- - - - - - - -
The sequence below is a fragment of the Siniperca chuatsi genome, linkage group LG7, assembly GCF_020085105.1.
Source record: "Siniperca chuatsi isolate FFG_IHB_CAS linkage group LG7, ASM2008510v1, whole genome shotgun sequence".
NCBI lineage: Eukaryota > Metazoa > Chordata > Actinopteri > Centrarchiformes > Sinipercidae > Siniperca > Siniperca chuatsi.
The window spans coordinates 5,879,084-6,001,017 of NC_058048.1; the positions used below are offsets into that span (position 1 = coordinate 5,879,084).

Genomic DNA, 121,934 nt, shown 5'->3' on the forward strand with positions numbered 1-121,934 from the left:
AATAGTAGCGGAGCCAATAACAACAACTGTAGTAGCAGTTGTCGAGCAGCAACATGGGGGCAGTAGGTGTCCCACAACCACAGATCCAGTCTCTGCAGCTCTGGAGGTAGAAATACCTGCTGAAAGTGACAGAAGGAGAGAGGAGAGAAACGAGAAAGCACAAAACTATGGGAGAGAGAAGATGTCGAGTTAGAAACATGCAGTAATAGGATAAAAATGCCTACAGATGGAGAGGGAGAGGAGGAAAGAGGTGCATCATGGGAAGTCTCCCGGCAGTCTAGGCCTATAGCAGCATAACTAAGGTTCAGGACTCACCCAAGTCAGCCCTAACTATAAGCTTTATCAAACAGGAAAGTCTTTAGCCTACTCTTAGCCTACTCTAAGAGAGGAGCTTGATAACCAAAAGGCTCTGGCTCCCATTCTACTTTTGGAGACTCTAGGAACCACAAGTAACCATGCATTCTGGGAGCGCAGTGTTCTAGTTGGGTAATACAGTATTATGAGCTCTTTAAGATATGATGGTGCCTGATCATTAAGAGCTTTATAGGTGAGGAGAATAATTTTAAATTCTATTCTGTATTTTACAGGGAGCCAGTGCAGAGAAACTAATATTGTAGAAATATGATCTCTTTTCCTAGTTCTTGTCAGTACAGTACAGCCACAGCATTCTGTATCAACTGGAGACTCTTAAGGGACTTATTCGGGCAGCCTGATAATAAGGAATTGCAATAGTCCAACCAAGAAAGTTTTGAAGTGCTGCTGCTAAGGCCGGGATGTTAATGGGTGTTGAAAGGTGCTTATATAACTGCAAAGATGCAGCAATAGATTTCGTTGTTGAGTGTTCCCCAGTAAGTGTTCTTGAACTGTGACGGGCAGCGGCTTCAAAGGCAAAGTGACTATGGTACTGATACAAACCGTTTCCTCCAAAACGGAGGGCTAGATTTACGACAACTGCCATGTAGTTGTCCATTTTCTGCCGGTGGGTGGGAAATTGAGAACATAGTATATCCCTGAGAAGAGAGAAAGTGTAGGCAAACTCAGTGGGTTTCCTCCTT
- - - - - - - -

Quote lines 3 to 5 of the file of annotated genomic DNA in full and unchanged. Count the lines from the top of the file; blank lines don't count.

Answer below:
NCBI lineage: Eukaryota > Metazoa > Chordata > Actinopteri > Centrarchiformes > Sinipercidae > Siniperca > Siniperca chuatsi.
The window spans coordinates 5,879,084-6,001,017 of NC_058048.1; the positions used below are offsets into that span (position 1 = coordinate 5,879,084).

Genomic DNA, 121,934 nt, shown 5'->3' on the forward strand with positions numbered 1-121,934 from the left: